How to pack your winter rucksack

Common sense dictates that you will need more kit for walking in winter than in summer. But what, exactly?

With colder conditions, high chances of snow and ice and shorter daylight hours, Scotland’s mountains can be inhospitable in winter. Yet the opportunities for great winter walking and fabulous views are plenty.

After checking the weather and avalanche forecasts, the most important precaution for staying safe in winter is to ensure you have the right kit. This is a guide to winterising your walking rucksack.

Heather Morning, mountain safety adviser for the Mountaineering Council of Scotland (MCofS), says: “A bigger rucksack, extra clothing and specific winter equipment should all be considered as essential for winter walkers in Scotland.

“To start with, walkers should wear extra layers of clothing and add more extra layers to their packs. I’d also suggest a synthetic duvet jacket and an emergency shelter stored in the bottom of a rucksack just in case you end up stuck on the hill for any length of time. And I recommend at least two pairs of gloves and two hats as well as some kind of face protection, such as a buff or balaclava.

“Other items on your winter kit list should include a head torch – with a spare battery – crampons, ice axe and a mobile phone or GPS device. Our winter weather is notoriously unpredictable and you won’t always wear this extra kit or use the equipment, but it should be there in your rucksack so that it’s available when you really do need it.”



More tips for winterising your walking kit

Three-season walking boots: Look for boots that are of good quality, fully waterproof and have stiff and grippy soles. Not only will it be wetter in winter but there will be a high chance of snow and ice. Your boots should also be crampon compatible. If in doubt, ask a professional at an outdoors store for the right kind of winter boots.

Winter waterproof jacket: The ideal waterproof jacket for winter will be made of a heavier and thicker quality of fabric. Lightweight summer jackets are not effective at keeping out the wind and cold. If you are wearing last year’s winter jacket you could give it some attention with a wash in re-proofing detergent.

Features to look out for when buying a winter waterproof include durable water repellent (DWR), high-grade Gore-Tex, eVent or similar, taped seams, a waterproof/water repellent zip, waterproof zipped pockets, an adjustable hood with a stiff peak, adjustable arm cuffs and hem and a brighter colour to aid safety on the hills.

Waterproof trousers. A pair of waterproof and breathable overtrousers are essential. Buy trousers with zips on the outside of the legs to allow you to pull them on over boots.

Baselayers: Baselayers are worn in layers, starting with one against your skin. They are made from a thin, lightweight material that keeps you warm but also allows sweat to wick away to the outside. The aim is to wear several layers to trap heat in between each layer.  You can then add or peel off layers, including short and long-sleeved tops and leggings, according to conditions.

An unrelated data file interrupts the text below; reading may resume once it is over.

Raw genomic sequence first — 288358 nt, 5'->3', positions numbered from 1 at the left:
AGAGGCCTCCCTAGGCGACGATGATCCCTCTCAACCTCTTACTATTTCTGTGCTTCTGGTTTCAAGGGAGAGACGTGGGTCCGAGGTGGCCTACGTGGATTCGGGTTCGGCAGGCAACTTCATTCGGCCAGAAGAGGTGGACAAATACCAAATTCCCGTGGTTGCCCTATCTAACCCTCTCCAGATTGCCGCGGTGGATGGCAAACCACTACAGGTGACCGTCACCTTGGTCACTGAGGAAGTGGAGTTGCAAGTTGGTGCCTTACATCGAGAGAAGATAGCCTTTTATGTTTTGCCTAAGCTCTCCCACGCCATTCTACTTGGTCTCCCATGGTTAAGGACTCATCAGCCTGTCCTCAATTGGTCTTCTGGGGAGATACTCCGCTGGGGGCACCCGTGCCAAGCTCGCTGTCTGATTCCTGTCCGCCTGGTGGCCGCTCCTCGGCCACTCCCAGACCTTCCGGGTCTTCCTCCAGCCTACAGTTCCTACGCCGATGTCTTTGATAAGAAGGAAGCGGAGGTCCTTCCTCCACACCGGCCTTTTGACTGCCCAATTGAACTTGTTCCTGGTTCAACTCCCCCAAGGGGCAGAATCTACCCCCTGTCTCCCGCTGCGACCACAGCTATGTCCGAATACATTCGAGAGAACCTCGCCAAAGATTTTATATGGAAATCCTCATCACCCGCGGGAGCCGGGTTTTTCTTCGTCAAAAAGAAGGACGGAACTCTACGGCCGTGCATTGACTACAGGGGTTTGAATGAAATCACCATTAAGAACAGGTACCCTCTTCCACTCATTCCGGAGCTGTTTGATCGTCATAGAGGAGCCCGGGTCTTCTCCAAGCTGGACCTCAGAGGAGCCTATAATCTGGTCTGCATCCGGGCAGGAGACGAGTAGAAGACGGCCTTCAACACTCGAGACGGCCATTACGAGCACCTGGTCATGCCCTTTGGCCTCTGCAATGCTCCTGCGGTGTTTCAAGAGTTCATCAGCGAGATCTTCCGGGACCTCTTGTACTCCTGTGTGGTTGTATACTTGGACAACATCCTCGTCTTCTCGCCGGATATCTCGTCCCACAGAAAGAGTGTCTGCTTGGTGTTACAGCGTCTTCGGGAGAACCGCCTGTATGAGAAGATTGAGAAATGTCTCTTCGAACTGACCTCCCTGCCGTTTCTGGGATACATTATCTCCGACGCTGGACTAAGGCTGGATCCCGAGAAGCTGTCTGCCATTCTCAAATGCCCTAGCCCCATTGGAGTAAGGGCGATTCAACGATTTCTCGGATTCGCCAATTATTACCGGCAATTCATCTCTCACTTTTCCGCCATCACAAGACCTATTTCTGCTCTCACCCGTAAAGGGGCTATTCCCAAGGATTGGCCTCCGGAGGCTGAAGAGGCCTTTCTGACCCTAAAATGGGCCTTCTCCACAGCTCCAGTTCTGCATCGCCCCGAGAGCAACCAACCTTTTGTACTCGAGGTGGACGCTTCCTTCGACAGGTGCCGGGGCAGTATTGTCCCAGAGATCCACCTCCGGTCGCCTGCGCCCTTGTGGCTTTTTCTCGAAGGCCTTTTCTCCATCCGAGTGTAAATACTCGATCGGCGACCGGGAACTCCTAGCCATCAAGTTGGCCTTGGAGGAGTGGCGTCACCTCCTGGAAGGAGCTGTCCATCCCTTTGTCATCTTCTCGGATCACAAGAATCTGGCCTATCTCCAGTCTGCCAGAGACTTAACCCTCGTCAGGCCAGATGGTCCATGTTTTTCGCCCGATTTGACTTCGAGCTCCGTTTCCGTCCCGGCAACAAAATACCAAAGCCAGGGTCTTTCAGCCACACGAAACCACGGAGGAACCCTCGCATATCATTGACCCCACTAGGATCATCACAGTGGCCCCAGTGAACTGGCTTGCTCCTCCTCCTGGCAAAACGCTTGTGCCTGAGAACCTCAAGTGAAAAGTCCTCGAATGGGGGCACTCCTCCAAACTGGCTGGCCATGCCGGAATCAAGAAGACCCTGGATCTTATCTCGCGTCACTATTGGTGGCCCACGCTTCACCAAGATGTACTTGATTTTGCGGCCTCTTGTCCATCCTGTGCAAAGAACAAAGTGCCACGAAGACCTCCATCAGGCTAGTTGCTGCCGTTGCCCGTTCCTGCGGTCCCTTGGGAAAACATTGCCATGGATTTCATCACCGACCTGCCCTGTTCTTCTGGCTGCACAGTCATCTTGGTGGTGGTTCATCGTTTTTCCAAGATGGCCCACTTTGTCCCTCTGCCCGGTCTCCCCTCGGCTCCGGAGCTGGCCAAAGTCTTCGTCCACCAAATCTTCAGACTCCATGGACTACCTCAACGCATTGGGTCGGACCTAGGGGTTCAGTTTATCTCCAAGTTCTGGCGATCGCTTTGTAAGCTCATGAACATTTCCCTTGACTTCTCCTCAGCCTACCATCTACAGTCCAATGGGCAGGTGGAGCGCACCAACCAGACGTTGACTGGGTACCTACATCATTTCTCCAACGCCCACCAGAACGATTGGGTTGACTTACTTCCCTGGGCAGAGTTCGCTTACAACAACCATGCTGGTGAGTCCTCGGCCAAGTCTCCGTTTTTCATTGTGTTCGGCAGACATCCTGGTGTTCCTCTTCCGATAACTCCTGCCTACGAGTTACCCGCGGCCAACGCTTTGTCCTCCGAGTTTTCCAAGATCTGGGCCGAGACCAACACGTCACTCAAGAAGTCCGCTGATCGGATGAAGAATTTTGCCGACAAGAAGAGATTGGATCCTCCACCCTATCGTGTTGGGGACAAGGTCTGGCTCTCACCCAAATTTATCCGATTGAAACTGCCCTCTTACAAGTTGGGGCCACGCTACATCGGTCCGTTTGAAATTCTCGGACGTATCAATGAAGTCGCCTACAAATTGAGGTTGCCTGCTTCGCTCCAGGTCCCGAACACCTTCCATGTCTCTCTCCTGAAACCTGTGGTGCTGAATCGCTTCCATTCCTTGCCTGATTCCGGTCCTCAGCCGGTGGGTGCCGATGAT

Baselayers that are made from natural materials, such as merino or yak wool, and naturally warming and less likely to smell after a few days of walking!

Accessorise: Hats that cover your ears, gloves or mittens that are designed to cope with cold conditions (add a pair of silk liner gloves for extra warmth) and winter walking socks (merino are recommended) are a must.

Larger rucksack: In the winter months you will need to carry more spare clothing and safety kit, which means a larger rucksack. It’s even more important that the rucksack is comfortable because it will be heavier.

Make sure it has padded shoulder straps, a padded hip/waist strap and some way of remaining waterproof. If it does not have a waterproof cover, stow all your kit inside in drybags. There’s no point in having spare clothes if they end up soaked through from rain.

Winterise your walking rucksack

Add to your rucksack:

  • Spare layers, such as baselayers and mid-layer
  • Spare socks
  • Two pairs of spare gloves (thin and insulated)
  • Spare beanie hat
  • Buff or balaclava, or both
  • Emergency insulated jacket, such as a down or synthetic insulation jacket
  • Emergency blanket or shelter
  • Compass and map (and make sure you know how to use them)
  • Mobile phone (loaded with OS maps if you have the right app) and/or GPS gadget (and spare batteries)
  • Small first aid kit
  • Flask of hot drink
  • Bottle or hydration bladder of water (you still sweat in winter and need to stay hydrated)
  • More food than you think you’ll need
  • Emergency energy snacks
  • Crampons and ice axe (you need to know how to use these so attend a winter skills course)
  • Head torch (in case you run out of daylight or need to attract emergency attention)

If you plan to go walking, climbing or skiing back country (ie off main trails) if is also advisable to carry an avalanche rescue kit. There is no point in carrying this if you do not know how to use it, so it’s a good idea to sign up for an avalanche awareness course.

Basic avalanche safety kit includes avalanche transceivers, a snow probe and a shovel. See this avalanche kit blog for further information.

In addition, it’s vital that you have a common sense ticklist before setting out for a winter walk. Check the weather, learn to navigate, take a basic first aid course, understand how to contact Mountain Rescue, walk with a friend and always tell another person where you are planning to go.

Also see Stay safe in the winter hills and Hypothermia prevention and treatment.



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